The narrator’s callowness undercuts the sophistication of his topic.



Tired collection of S&M stories—hardly a slap, much less a tickle, in the bunch.

Elliott (Happy Baby, 2004, etc.) explains in his introduction that enough of these pieces contain autobiographical components to make the whole collection serve as a memoir. If that’s true, too bad for him, not because he’s had such a hard time finding the right partner to dominate him in a consensual S&M relationship, but because his relationships are so mind-numbingly dull. The introduction contains stock perorations about the importance of sexual freedom in our buttoned-up culture and the benefits of openness about sex in general. That’s all fine, of course, except that story by story, the hint that dangerous truths are about to be revealed in the service of such freedom leads to nothing. The 11 roughly chronological stories share the same narrator, who moves from the drug scene in Chicago to the bondage scene in San Francisco, driven by desires he does not fully understand, but which nonetheless seem to guide his every waking moment. He doesn’t find it at all difficult to meet women willing to dominate him, but most of the stories are about how such relationships fail to nourish him either emotionally or spiritually. He either gets what he wants from partners he doesn’t really like, or he doesn’t know how to get what he wants because he doesn’t know the rules of such sex play. Eventually, he learns those rules, and finds Eden, with whom he has a nice, normal relationship that incorporates plenty of the domination he enjoys. The narrator has a knack for descriptions of sex that walk a fine line between the clinical and the sensational, but for all that, he tends to fall back on unsatisfying and clichéd pop-psych analyses of why he likes to be dominated. His emotional fulfillment turns out to be rather too sweet a dish to end the collection.

The narrator’s callowness undercuts the sophistication of his topic.

Pub Date: Oct. 28, 2006

ISBN: 1-57344-255-0

Page Count: 144

Publisher: Cleis

Review Posted Online: May 20, 2010

Kirkus Reviews Issue: Aug. 1, 2006

Did you like this book?

No Comments Yet


It's being called a novel, but it is more a hybrid: short-stories/essays/confessions about the Vietnam War—the subject that O'Brien reasonably comes back to with every book. Some of these stories/memoirs are very good in their starkness and factualness: the title piece, about what a foot soldier actually has on him (weights included) at any given time, lends a palpability that makes the emotional freight (fear, horror, guilt) correspond superbly. Maybe the most moving piece here is "On The Rainy River," about a draftee's ambivalence about going, and how he decided to go: "I would go to war—I would kill and maybe die—because I was embarrassed not to." But so much else is so structurally coy that real effects are muted and disadvantaged: O'Brien is writing a book more about earnestness than about war, and the peekaboos of this isn't really me but of course it truly is serve no true purpose. They make this an annoyingly arty book, hiding more than not behind Hemingwayesque time-signatures and puerile repetitions about war (and memory and everything else, for that matter) being hell and heaven both. A disappointment.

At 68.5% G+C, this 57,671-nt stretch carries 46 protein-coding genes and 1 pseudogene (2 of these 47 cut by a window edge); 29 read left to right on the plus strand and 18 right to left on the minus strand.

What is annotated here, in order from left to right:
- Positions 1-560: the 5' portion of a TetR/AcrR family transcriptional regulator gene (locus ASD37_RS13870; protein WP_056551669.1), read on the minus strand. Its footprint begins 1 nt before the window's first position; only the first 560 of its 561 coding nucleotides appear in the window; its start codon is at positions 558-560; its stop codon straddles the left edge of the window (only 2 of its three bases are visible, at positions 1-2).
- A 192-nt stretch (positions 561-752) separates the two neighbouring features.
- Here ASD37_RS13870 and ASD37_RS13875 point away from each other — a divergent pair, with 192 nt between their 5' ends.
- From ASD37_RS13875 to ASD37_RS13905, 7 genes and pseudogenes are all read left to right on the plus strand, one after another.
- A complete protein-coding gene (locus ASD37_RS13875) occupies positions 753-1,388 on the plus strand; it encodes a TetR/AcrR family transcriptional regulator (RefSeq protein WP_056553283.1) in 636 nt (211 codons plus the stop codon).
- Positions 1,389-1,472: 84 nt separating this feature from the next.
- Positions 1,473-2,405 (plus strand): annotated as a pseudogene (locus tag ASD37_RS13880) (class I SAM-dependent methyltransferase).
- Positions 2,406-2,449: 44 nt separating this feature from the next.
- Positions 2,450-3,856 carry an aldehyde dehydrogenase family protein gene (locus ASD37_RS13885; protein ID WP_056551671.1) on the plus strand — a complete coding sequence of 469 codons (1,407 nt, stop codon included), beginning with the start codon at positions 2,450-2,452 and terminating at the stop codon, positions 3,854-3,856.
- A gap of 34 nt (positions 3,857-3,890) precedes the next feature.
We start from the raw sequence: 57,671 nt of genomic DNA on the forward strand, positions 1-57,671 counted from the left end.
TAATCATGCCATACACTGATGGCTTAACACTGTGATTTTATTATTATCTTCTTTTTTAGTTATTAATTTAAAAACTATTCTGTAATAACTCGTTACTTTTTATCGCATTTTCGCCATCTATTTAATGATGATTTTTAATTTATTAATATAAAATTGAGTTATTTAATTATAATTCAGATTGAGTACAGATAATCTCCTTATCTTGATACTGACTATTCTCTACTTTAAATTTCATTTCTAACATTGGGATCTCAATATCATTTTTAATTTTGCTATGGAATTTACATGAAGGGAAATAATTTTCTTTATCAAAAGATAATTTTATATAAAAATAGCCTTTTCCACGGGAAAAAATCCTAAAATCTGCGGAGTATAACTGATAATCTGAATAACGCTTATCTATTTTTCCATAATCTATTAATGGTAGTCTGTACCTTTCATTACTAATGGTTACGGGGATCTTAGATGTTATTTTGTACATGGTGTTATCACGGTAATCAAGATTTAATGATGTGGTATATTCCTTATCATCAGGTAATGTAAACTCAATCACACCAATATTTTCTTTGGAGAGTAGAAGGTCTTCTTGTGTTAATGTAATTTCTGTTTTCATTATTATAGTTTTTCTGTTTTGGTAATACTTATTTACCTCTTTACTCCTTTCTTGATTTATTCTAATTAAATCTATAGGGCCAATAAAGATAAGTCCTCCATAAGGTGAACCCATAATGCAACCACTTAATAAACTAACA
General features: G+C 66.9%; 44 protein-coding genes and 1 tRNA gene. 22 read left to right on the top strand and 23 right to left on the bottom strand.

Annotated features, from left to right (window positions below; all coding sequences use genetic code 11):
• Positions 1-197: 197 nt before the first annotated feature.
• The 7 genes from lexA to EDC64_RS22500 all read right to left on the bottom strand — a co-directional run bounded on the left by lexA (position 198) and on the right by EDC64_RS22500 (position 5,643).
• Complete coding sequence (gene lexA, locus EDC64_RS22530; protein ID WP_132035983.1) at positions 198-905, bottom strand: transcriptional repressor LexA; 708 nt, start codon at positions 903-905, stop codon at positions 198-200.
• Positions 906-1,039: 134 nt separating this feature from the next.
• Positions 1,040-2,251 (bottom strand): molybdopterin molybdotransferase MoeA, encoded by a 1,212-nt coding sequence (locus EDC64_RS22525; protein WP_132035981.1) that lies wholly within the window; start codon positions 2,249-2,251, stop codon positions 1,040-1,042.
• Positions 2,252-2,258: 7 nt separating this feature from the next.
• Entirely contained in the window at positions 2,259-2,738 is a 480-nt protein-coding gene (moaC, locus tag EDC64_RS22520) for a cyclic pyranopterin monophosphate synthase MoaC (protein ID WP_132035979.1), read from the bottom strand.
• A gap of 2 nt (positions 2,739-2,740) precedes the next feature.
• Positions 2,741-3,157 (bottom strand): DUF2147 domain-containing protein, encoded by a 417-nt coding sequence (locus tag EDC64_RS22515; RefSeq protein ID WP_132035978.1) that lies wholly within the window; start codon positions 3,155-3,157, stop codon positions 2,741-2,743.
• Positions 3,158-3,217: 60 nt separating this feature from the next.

Pub Date: March 28, 1990

ISBN: 0618706410

Page Count: 256

Publisher: Houghton Mifflin

Review Posted Online: Oct. 2, 2011

Kirkus Reviews Issue: Feb. 15, 1990

Did you like this book?

No Comments Yet

Visionary speculative stories that will change the way readers see themselves and the world around them: This book delivers...

Our Verdict

  • Our Verdict
  • GET IT

  • Kirkus Reviews'
    Best Books Of 2019

  • New York Times Bestseller


Exploring humankind's place in the universe and the nature of humanity, many of the stories in this stellar collection focus on how technological advances can impact humanity’s evolutionary journey.

Chiang's (Stories of Your Life and Others, 2002) second collection begins with an instant classic, “The Merchant and the Alchemist’s Gate,” which won Hugo and Nebula awards for Best Novelette in 2008. A time-travel fantasy set largely in ancient Baghdad, the story follows fabric merchant Fuwaad ibn Abbas after he meets an alchemist who has crafted what is essentially a time portal. After hearing life-changing stories about others who have used the portal, he decides to go back in time to try to right a terrible wrong—and realizes, too late, that nothing can erase the past. Other standout selections include “The Lifecycle of Software Objects,” a story about a software tester who, over the course of a decade, struggles to keep a sentient digital entity alive; “The Great Silence,” which brilliantly questions the theory that humankind is the only intelligent race in the universe; and “Dacey’s Patent Automatic Nanny,” which chronicles the consequences of machines raising human children. But arguably the most profound story is "Exhalation" (which won the 2009 Hugo Award for Best Short Story), a heart-rending message and warning from a scientist of a highly advanced, but now extinct, race of mechanical beings from another universe. Although the being theorizes that all life will die when the universes reach “equilibrium,” its parting advice will resonate with everyone: “Contemplate the marvel that is existence, and rejoice that you are able to do so.”

Visionary speculative stories that will change the way readers see themselves and the world around them: This book delivers in a big way.

Pub Date: May 8, 2019

ISBN: 978-1-101-94788-3

Page Count: 368

Publisher: Knopf

Review Posted Online: Feb. 17, 2019

Kirkus Reviews Issue: March 1, 2019

Did you like this book?

No Comments Yet